When she walks into an imposing library, Meryl Streep’s Sophie in Sophie’s Choice (1982) asks for helping in finding the works of Emile Dickens. The snooty librarian barely disguises his contempt when he tells her the author she has in mind is Emily Dickenson.
The reclusive American poet returns to cinemas this week, but this time in her own biopic, A Quiet Passion. She’s not the only one. Pablo Larraín’s Neruda, the story of Chilean poet Pablo Neruda’s time on the run because of his membership of the Communist Party, is released on the same day. It’s not his first appearance on the big screen: Oscar winner Il Postino (1994) looked at his time in exile on a Sicilian island and his poems appear in a number of films, most notably Anthony Minghella’s Truly, Madly, Deeply (1990), as well as in Neruda itself.
Writing may be a solitary profession, but the more colourful authors have proved to be natural subjects for movie makers. The flamboyant appeal of Truman Capote was so strong that two films, both about the writing of In Cold Blood, were made at much the same time. Bennett Miller’s Capote (2005) was first out of the blocks and got all the attention, mainly because of the late Philip Seymour Hoffman’s extraordinary performance as the author, which won him almost every award going that year.
By the time Infamous (2006) arrived, there was little interest in another film about the notorious murder of the Cutter family in 1959. It was almost overlooked and, while as a film it doesn’t live up to its predecessor, Toby Jones’ Truman Capote gave Hoffman more than a run for his money. Daniel Craig also made a pre-Bond appearance as one of the killers, Perry Smith, with whom Capote was depicted in both films as having formed a relationship.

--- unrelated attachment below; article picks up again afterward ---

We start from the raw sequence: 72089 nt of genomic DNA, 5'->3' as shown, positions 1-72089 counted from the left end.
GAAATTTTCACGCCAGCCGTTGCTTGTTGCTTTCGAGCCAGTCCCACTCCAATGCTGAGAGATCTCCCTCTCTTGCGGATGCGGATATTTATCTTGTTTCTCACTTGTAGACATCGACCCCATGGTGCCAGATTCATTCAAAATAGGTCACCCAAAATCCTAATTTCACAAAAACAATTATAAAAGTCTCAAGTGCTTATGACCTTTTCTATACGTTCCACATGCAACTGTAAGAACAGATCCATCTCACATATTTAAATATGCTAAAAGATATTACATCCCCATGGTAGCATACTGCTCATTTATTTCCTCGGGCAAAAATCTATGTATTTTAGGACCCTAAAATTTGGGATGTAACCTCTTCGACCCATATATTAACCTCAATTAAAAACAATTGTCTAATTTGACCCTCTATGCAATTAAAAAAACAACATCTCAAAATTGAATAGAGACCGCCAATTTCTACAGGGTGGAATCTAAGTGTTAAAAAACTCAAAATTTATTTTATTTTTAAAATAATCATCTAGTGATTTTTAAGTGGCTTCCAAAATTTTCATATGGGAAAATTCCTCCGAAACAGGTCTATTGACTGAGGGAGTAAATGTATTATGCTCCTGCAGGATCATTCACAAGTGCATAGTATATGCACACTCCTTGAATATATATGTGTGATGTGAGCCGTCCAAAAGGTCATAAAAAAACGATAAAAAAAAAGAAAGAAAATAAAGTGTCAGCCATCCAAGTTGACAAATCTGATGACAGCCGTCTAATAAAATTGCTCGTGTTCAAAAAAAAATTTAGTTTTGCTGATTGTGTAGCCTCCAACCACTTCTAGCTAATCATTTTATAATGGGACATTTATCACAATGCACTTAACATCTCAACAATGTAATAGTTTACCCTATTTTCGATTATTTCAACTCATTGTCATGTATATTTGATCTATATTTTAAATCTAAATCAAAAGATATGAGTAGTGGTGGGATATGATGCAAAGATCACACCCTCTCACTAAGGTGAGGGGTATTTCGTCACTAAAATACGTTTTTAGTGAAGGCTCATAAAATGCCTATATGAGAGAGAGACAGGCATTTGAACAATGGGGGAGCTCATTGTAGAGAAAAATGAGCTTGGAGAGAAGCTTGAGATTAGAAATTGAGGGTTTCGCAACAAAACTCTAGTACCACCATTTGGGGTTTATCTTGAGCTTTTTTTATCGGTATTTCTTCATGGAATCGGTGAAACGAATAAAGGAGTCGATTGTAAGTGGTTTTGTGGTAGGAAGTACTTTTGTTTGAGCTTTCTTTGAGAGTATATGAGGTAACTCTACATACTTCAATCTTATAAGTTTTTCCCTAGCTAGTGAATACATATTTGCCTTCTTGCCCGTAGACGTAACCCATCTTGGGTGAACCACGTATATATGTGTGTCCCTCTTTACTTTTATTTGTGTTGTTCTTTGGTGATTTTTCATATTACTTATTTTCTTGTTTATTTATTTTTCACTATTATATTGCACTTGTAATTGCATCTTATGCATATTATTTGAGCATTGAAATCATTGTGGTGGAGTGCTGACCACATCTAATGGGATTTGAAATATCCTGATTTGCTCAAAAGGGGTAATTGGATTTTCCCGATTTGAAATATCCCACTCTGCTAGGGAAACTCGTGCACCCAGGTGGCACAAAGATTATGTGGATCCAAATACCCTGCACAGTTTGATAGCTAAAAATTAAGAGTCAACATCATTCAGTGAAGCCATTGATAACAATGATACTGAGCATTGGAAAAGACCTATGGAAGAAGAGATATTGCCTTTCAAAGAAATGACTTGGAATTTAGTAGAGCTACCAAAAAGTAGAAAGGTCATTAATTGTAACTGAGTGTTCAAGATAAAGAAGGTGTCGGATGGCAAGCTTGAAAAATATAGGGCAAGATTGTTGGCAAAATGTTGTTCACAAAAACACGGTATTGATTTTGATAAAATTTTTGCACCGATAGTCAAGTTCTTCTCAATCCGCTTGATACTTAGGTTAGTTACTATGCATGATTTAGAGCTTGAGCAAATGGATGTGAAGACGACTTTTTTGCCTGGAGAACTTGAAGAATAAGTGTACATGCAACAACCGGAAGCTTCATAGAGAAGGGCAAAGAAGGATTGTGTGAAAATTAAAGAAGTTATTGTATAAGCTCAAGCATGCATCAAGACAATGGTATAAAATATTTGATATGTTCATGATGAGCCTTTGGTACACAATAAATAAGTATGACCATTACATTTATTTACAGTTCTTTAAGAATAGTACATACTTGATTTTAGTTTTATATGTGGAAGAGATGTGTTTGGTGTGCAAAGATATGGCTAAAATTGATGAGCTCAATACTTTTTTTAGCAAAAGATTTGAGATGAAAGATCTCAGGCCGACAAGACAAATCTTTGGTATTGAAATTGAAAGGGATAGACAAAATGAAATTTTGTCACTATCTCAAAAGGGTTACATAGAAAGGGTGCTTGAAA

While a good handful of Charles Dickens’ novels have been made to the big screen – Oliver Twist, Great Expectations, David Copperfield, numerous versions of A Christmas Carol and Little Dorrit (Christine Edzard’s two parter) are just a few – Dickens himself has been surprisingly absent. On stage, actor Simon Callow cornered the market in playing him but, despite Dickens’ social conscience and complicated private life, he wasn’t the subject of a film until 2013 in The Invisible Woman. Although Ralph Fiennes had intended just to direct, he was persuaded to play Dickens in the story of his relationship with the young actress, Nelly Ternan (Felicity Jones). Their affair was a closely guarded secret: had it become public at the time, it would have destroyed both his reputation and career. Even his discarded wife, Catherine (Joanna Scanlon), kept it quiet.
The Beat Poets of the 50s were nowhere near as discreet. Jack Kerouac’s most famous piece, On The Road, was made into the film of the same name in 2012 and The Big Sur followed in 2013. The man himself was portrayed by Jack Houston, in a comparatively minor role in Kill Your Darlings (2013), alongside Daniel Radcliffe and the chameleon-like Ben Foster as Allen Ginsberg and William Burroughs respectively. They were all brought together in their student days in the 40s because of a murder in John Krokidas’ highly charged directorial debut. It wasn’t the first time Ginsberg had been brought to the screen: James Franco played him in Howl (2010).
There’s plenty more examples. Paul Schrader’s Mishima: A Life In Four Chapters (1985): Julia (1977) with Lillian Hellman helping a friend in Nazi Germany (Hellman herself put in a shadowy appearance in the film): and Wilde (1997), the second movie about Oscar Wilde’s relationship with Lord Alfred Douglas and its disastrous consequences. And there are many, many more. Some are about their personal lives, some concentrate on their work and some refuse to be categorised. But when it comes to being the subject for a movie, authors are most definitely the write stuff.
Neruda and A Quiet Passion are both out now in select UK cinemas.